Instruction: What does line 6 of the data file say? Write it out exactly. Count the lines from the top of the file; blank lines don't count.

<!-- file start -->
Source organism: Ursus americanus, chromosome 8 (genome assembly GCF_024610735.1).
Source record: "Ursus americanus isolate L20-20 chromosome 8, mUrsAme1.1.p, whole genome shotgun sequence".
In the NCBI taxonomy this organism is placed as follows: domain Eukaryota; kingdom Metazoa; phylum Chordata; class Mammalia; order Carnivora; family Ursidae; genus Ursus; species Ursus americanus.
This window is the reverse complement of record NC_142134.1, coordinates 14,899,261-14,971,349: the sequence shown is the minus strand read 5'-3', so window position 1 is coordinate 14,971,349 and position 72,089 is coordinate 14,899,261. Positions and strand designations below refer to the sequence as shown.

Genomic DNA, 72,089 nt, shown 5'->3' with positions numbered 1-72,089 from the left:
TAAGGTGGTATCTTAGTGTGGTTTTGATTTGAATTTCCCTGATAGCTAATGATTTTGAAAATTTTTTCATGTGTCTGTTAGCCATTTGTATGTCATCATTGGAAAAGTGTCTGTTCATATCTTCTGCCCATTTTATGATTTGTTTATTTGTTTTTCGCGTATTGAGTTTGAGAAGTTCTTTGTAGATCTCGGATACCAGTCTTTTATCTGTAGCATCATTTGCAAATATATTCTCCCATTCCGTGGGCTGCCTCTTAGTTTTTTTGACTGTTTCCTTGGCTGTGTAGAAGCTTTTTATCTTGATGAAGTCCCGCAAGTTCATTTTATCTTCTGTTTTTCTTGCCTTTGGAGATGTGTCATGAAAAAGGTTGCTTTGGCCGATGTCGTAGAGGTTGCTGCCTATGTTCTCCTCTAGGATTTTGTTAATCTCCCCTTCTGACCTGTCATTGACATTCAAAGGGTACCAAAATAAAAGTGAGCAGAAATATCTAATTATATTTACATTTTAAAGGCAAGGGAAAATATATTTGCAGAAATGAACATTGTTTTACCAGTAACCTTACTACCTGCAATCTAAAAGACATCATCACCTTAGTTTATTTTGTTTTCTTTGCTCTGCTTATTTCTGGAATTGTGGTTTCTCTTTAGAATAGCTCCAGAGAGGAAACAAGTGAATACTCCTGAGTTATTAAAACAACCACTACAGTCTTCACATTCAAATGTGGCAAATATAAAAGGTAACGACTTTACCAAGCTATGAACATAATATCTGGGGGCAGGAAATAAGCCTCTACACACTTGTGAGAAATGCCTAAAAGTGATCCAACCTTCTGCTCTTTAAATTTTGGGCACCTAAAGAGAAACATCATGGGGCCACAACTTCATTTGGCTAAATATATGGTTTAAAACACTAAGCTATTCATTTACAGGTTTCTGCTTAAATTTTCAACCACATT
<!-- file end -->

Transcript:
TAAGGTGGTATCTTAGTGTGGTTTTGATTTGAATTTCCCTGATAGCTAATGATTTTGAAAATTTTTTCATGTGTCTGTTAGCCATTTGTATGTCATCATTGGAAAAGTGTCTGTTCATATCTTCTGCCCATTTTATGATTTGTTTATTTGTTTTTCGCGTATTGAGTTTGAGAAGTTCTTTGTAGATCTCGGATACCAGTCTTTTATCTGTAGCATCATTTGCAAATATATTCTCCCATTCCGTGGGCTGCCTCTTAGTTTTTTTGACTGTTTCCTTGGCTGTGTAGAAGCTTTTTATCTTGATGAAGTCCCGCAAGTTCATTTTATCTTCTGTTTTTCTTGCCTTTGGAGATGTGTCATGAAAAAGGTTGCTTTGGCCGATGTCGTAGAGGTTGCTGCCTATGTTCTCCTCTAGGATTTTGTTAATCTCCCCTTCTGACCTGTCATTGACATTCAAAGGGTACCAAAATAAAAGTGAGCAGAAATATCTAATTATATTTACATTTTAAAGGCAAGGGAAAATATATTTGCAGAAATGAACATTGTTTTACCAGTAACCTTACTACCTGCAATCTAAAAGACATCATCACCTTAGTTTATTTTGTTTTCTTTGCTCTGCTTATTTCTGGAATTGTGGTTTCTCTTTAGAATAGCTCCAGAGAGGAAACAAGTGAATACTCCTGAGTTATTAAAACAACCACTACAGTCTTCACATTCAAATGTGGCAAATATAAAAGGTAACGACTTTACCAAGCTATGAACATAATATCTGGGGGCAGGAAATAAGCCTCTACACACTTGTGAGAAATGCCTAAAAGTGATCCAACCTTCTGCTCTTTAAATTTTGGGCACCTAAAGAGAAACATCATGGGGCCACAACTTCATTTGGCTAAATATATGGTTTAAAACACTAAGCTATTCATTTACAGGTTTCTGCTTAAATTTTCAACCACATT